The problem here is that Google really doesn't care at all about privacy. It's not part of their corporate culture, and it can't be, when their entire business model is centered around exploiting data, not protecting it. Primary to any Google service is Google's wholesale commercial access to every bit of data you provide. Privacy is then applied secondarily, usually in the sense of keeping the personal data within Google's proprietary control, and only releasing aggregated and somewhat anonymized data to third parties, but that's just an afterthought. It's window dressing to make the initial privacy violation more digestible. Which for most of us here, it is... up to a point.

    There are many things to like about Google, and I'm sure many here will (quite hypocritically) give up privacy in order to keep using the things they do like. I have no problem with this tradeoff if made knowingly, though it is annoying to hear people harp on with Benjamin Franklin quotes, then sell him down the river as fits their fancies.

    It's things like this which makes Apple's system so appealing for many. With Apple, you can trust that your privacy is an inherent part of the system. With Google, you privacy is inherently compromised from the get-go. Even MS is miles ahead of Google with regards to privacy, and MS has historically been one of the most cynically profit-driven companies to ever exist!

    Anyway, to your point, the developers already have my money. That's all they deserve from the transaction. If they want my name, email address, and location, they can ask for it. And if I'm willing to grant it, they can have it. Otherwise, they'll just have to settle for my money, which should be more than sufficient. If it's not, they can raise their prices, as I'd much rather pay up front for the things I use, rather than be on the hook with hidden costs that, unlike my checkbook, are often out of my control.

  • Re:"Flaw"? (Score:5, Insightful)

    by node 3 (115640) on Thursday February 14, 2013 @05:06PM (#42901087)

    If this were the iOS or Windows Phone stores, then yes, that would be true. But with Google Play, the developer actually IS the merchant.

    The problem here is that it's not presented that way. The Play Store appears, to the customer, exactly like any other storefront. If it's really more like a flea market with individual merchants all collected together under one roof, instead of like a retail store, then this is something that is not only obscured to the buyer (which is a gross deception), it's also not even obvious to the developers, who seem quite surprised to receive this amount of info.

    The Play Store itself is only an intermediary. The system is setup like any other online store where there are "ordered" and goods are "shipped". Blame the fact that Google basically grafted the paid Android store onto a system that was meant for real-world goods.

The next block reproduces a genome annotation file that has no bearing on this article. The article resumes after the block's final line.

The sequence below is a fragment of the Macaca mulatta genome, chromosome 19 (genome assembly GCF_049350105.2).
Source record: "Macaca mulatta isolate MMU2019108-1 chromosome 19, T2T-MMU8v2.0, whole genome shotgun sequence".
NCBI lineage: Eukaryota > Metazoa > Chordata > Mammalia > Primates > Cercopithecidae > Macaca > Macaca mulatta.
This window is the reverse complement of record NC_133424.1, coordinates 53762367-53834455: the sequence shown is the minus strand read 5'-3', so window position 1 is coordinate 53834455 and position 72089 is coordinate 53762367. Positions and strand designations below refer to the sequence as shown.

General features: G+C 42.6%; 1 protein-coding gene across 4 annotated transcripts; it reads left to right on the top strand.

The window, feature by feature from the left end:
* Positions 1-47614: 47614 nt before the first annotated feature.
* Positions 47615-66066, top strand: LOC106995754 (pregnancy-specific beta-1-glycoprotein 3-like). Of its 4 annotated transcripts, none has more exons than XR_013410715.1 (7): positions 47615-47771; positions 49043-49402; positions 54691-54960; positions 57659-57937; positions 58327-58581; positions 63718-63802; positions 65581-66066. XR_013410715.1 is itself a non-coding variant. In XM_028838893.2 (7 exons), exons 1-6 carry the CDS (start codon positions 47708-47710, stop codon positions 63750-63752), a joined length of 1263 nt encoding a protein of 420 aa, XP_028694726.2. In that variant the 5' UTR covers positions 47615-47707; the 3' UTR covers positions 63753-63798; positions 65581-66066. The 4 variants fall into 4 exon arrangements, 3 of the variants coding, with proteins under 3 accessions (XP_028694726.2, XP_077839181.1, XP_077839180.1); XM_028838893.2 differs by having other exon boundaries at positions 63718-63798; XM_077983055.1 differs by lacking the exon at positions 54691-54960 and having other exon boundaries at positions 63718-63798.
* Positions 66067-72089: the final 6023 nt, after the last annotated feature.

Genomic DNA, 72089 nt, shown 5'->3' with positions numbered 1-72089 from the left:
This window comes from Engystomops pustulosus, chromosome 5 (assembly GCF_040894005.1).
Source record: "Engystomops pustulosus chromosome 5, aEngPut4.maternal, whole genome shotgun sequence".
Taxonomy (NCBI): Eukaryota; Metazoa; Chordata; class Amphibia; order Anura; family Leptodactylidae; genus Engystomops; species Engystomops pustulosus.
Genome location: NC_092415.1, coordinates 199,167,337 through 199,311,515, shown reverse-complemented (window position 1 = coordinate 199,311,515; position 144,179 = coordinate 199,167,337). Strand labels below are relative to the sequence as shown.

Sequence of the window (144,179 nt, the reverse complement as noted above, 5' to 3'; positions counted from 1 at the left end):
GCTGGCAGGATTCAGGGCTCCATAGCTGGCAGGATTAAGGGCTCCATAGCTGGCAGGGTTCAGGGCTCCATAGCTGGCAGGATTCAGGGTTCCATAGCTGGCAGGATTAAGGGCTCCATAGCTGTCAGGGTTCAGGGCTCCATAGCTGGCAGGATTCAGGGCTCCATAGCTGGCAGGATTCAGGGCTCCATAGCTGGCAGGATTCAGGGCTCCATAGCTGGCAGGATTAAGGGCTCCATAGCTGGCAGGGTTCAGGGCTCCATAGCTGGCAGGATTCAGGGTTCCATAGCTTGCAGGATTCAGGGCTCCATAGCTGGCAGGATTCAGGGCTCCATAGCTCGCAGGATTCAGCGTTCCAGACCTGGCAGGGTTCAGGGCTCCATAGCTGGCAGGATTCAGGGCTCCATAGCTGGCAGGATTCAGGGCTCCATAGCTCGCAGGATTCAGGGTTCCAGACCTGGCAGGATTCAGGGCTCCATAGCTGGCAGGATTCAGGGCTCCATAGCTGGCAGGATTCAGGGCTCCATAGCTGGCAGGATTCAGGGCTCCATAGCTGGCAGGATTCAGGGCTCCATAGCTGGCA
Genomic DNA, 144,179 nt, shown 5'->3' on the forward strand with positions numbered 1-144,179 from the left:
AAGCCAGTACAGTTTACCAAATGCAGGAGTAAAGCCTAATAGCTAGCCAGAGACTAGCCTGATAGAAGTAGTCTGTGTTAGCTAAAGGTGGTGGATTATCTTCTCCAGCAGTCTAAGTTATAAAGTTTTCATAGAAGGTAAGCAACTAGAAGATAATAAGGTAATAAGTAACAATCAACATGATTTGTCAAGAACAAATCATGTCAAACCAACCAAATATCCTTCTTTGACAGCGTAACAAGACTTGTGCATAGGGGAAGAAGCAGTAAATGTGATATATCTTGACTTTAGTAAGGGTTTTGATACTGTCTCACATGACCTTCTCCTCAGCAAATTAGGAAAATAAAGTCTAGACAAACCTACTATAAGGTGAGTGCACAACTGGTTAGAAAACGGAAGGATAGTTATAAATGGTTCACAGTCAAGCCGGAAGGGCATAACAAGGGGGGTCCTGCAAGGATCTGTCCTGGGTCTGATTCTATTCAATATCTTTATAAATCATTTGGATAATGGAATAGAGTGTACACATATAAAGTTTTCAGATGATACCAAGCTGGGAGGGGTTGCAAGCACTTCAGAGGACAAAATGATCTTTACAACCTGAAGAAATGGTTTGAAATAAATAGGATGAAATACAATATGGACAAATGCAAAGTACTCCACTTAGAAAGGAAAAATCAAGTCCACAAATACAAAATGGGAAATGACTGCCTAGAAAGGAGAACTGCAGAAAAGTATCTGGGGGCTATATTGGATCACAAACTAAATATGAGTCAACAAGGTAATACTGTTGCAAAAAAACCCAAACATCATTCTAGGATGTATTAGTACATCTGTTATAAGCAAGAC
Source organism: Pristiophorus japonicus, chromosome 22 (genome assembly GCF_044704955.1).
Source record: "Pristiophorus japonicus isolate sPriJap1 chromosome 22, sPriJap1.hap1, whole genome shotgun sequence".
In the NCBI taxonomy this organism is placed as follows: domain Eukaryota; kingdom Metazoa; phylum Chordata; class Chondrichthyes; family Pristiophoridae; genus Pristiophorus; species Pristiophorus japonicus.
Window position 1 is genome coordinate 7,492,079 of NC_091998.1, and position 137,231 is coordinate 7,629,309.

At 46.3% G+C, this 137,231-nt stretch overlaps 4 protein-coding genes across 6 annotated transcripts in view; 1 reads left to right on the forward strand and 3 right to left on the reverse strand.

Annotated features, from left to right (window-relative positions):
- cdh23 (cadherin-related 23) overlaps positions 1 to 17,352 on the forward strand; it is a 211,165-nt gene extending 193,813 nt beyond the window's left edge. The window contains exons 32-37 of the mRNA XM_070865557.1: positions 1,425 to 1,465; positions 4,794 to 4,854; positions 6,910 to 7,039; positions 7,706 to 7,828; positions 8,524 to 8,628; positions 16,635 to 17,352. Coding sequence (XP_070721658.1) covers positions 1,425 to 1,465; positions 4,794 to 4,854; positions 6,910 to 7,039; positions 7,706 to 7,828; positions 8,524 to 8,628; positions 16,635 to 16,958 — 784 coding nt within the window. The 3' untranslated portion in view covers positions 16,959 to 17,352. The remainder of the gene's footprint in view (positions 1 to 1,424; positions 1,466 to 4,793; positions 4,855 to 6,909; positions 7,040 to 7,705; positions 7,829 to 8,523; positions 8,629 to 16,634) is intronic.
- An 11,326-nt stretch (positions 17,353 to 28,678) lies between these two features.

I blame the fact on the combination of Google not caring one whit about end user privacy, coupled with Google's greatest strength: they do things in the quick-and-dirty somewhat Unix-style. Instead of creating a monolithic retail system, they slap together a few subsystems and call it a day.

    This is a strength when it comes to flexibility and speed of execution, but is a weakness when it comes to making something consistent and reliable for the user. I prefer products with well thought out designs, where every detail is worked over and refined, but I do also understand the appeal of the infinitely flexible. I won't tell anyone which they should prefer, but I will say that end users are being presented something that doesn't match the reality of the system being presented.

    Honestly though, this isn't news. Every Android developer has known this for YEARS. And this is no different than any other online store out there.

    The developers have known this, but this has been unknown to the users. I had no clue this happened (but assumed Google was nowhere near as protective of my privacy as Apple, so have kept that in the back of my mind when using the Play Store).

    However, I really would have greatly preferred to know this ahead of time. This isn't some design detail which needn't be exposed to the end user, but something that really needs to be openly and clearly made aware of. For me, this is a breach of trust, and while I won't eschew Google's services altogether because of it, I also won't quickly forget this breach either.

  • Re:"Flaw"? (Score:5, Insightful)

    by node 3 (115640) on Thursday February 14, 2013 @05:11PM (#42901171)

    This! I've sold software on Google Checkout/Wallet since day one, and always expect/demand customers data. I would like to get data from iOS sales too! This developer needs to get a job.

    If you want my data, you are free to ask me for it. I'm quite offended to hear you "expect/demand" it. Why? It belongs to me, and if you want it, you may ask. If it's for income, just ask me to pay what your product is worth instead of tricking me with a low price and making up the difference with the theft of my personal data.

    This is exactly why I prefer Apple's iOS ecosystem. I know what I'm getting into, and am in full control over my personal data. I'm much more happy to part with a bit more money than with most of my privacy.

  • Re:"Flaw"? (Score:5, Insightful)

    by PopeRatzo (965947) on Thursday February 14, 2013 @05:58PM (#42901919) Homepage Journal

    This! I've sold software on Google Checkout/Wallet since day one, and always expect/demand customers data.

    Can you give us a list of the software you sell via Google? I'd like to put it on my list of software to never buy.

    If you want to "expect/demand" by personal information, then expect/demand it from me, not from someone I'm doing business with.

  • Re:"Flaw"? (Score:4, Insightful)

    by node 3 (115640) on Thursday February 14, 2013 @06:19PM (#42902193)

    XMFD @ trusting Apple over Google. They're both interested in your data for a variety of reasons. Get your head out of the sand.

    With Apple, I'm the customer, with Google, I'm the product.

    And in practice, Apple has been consistently far beyond Google in terms of protecting my privacy. This is just one of an endless supply of examples that demonstrates this. Perhaps you should take your own advice and look at the world as it is and not as you imagine it to be.